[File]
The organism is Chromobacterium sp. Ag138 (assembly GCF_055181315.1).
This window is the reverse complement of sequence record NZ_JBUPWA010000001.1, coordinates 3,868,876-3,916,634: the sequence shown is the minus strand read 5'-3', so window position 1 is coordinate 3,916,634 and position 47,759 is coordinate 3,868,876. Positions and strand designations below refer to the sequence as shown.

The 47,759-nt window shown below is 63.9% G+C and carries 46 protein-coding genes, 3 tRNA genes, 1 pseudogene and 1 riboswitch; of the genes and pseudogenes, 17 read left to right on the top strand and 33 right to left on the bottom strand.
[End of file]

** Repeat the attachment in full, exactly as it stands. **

The organism is Chromobacterium sp. Ag138 (assembly GCF_055181315.1).
This window is the reverse complement of sequence record NZ_JBUPWA010000001.1, coordinates 3,868,876-3,916,634: the sequence shown is the minus strand read 5'-3', so window position 1 is coordinate 3,916,634 and position 47,759 is coordinate 3,868,876. Positions and strand designations below refer to the sequence as shown.

The 47,759-nt window shown below is 63.9% G+C and carries 46 protein-coding genes, 3 tRNA genes, 1 pseudogene and 1 riboswitch; of the genes and pseudogenes, 17 read left to right on the top strand and 33 right to left on the bottom strand.